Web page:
When writing manuscripts for publication, there are many important details that need to be included to present a well balanced, comprehensive description of your work. One of the most important but often underrated of these details is the limitations section of your manuscript. Many authors often experience difficulty writing about the limitations of their work or are reluctant to include them at all. However, to ensure that you provide accurate context for your work and give readers sufficient information to properly evaluate the relevance and impact of your results, they must be included. So what’s the best way to go about describing limitations without invalidating your findings? Let’s approach our strategy in a methodical way by first looking at the types of limitations you might encounter.
Types of Limitations
Before you even start your study, you may be aware that there are certain limitations to what you want to test or what possible results may come of your efforts. The procedures you have available or specific constraints on the study population may ultimately affect what outcomes you can obtain. These we can refer to as study design limitations.
Another type of limitation to consider is what we might call an impact limitation. Even if your study has strong design and excellent statistics, it can suffer from limited impact from factors such as a strong regional focus, being too population-specific, or the field being only conducive to incremental findings.
A final type of limitation is that of statistical or data limitations. Sometimes you may not be able to collect as much or as good data as you intended, or perhaps enrollment was more difficult than expected, underpowering your results. Statistical limitations can also stem from study design, producing more serious limitations in terms of interpreting the findings.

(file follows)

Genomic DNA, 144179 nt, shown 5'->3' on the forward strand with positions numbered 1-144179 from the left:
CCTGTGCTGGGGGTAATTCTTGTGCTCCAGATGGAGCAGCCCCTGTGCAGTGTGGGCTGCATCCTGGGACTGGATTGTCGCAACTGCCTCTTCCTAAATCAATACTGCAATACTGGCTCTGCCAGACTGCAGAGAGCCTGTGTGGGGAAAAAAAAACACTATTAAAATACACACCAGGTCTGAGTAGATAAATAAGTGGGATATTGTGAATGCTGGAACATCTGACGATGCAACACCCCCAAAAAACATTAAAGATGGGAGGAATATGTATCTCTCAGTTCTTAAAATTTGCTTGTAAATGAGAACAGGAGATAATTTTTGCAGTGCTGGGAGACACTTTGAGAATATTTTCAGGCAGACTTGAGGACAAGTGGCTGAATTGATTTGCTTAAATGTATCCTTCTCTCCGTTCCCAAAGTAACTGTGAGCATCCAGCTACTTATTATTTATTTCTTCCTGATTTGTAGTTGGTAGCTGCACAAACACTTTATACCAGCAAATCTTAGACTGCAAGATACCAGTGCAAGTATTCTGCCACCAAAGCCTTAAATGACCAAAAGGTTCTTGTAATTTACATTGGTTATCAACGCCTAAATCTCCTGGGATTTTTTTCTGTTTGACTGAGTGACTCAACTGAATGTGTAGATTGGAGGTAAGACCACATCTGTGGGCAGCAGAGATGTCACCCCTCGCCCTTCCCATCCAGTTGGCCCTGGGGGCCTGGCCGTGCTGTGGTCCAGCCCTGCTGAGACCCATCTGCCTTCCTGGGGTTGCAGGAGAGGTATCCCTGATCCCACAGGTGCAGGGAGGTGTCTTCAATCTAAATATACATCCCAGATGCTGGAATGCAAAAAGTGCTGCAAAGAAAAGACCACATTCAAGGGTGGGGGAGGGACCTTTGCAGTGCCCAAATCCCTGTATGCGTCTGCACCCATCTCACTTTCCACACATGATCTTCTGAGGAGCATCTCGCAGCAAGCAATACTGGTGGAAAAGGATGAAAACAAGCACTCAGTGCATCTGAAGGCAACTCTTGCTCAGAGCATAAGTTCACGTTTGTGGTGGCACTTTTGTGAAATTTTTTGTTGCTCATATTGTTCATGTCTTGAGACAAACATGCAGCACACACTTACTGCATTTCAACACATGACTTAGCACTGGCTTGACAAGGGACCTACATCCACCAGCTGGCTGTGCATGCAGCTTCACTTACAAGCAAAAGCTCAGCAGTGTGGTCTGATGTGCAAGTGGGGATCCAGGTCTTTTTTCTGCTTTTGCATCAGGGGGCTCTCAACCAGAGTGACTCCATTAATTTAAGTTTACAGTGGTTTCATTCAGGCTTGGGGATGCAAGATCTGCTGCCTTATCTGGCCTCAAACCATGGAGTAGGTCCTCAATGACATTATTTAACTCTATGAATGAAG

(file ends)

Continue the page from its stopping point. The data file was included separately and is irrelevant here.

Although these three types of limitations are often connected, to help identify specific limitations that should be mentioned in your manuscript it helps to consider these three categories separately to ensure you don’t miss anything.
How to Describe Your Limitations
Now that you know how to identify possible limitations in your study, the question turns to how to go about describing them in your article. In our experience, we’ve found that many authors are reluctant to write about their limitations because they feel it weakens their study and is pointing out flaws others may not have noticed. While this can make a person feel vulnerable, everyone knows that limitations are a part of science, and are looking for them anyways, so it’s better to be upfront about them. You can counter the reader’s presumed negative interpretation by providing them with an explanation for each limitation, showing why the results are still important.
For example: Your study looked at the efficacy of a new diabetes treatment in Japanese patients. The results were very positive; however, because you only looked at Japanese patients, these findings may not translate to patients of other ethnicities. A statement to this effect could be declared in the limitations section of your manuscript, followed up by a comment about how the results might still be widely applicable as they will help with patient-specific treatment in all parts of the world.
If you have results that are particularly novel or you’re publishing in a little-researched field, another approach to supporting your findings in spite of limitations is to reinforce the novelty of your results. When breaking new ground, it is likely that there are still a lot of gaps in the knowledge base that need to be filled. Therefore, a good follow-up statement for this type of limitation is to describe what, based on these results, the next steps would be to build a stronger overall evidence base.
Now, it is possible that your study will have a fairly critical flaw (usually in the study design) that decreases confidence in your findings. In this case, it will probably also be apparent to others, so it’s best to explain why this error or flaw occurred. You can still explain why the study is worth repeating or how you plan to re-test the phenomenon, but it is also likely that your publication goals may need to be lowered if you still plan to publish your work.
Limit Your Expectations
No one expects science to be perfect the first time and while your peers can be highly critical, no one’s work is beyond limitations. Our knowledge base is built on uncovering each piece of the puzzle, one at a time, and limitations show us where new efforts need to be made. So much like peer review, don’t think of limitations as being inherently bad, but more an opportunity for a new challenge. In the end, your limitation may be someone else’s inspiration.
By Amanda Hindle, Senior Editor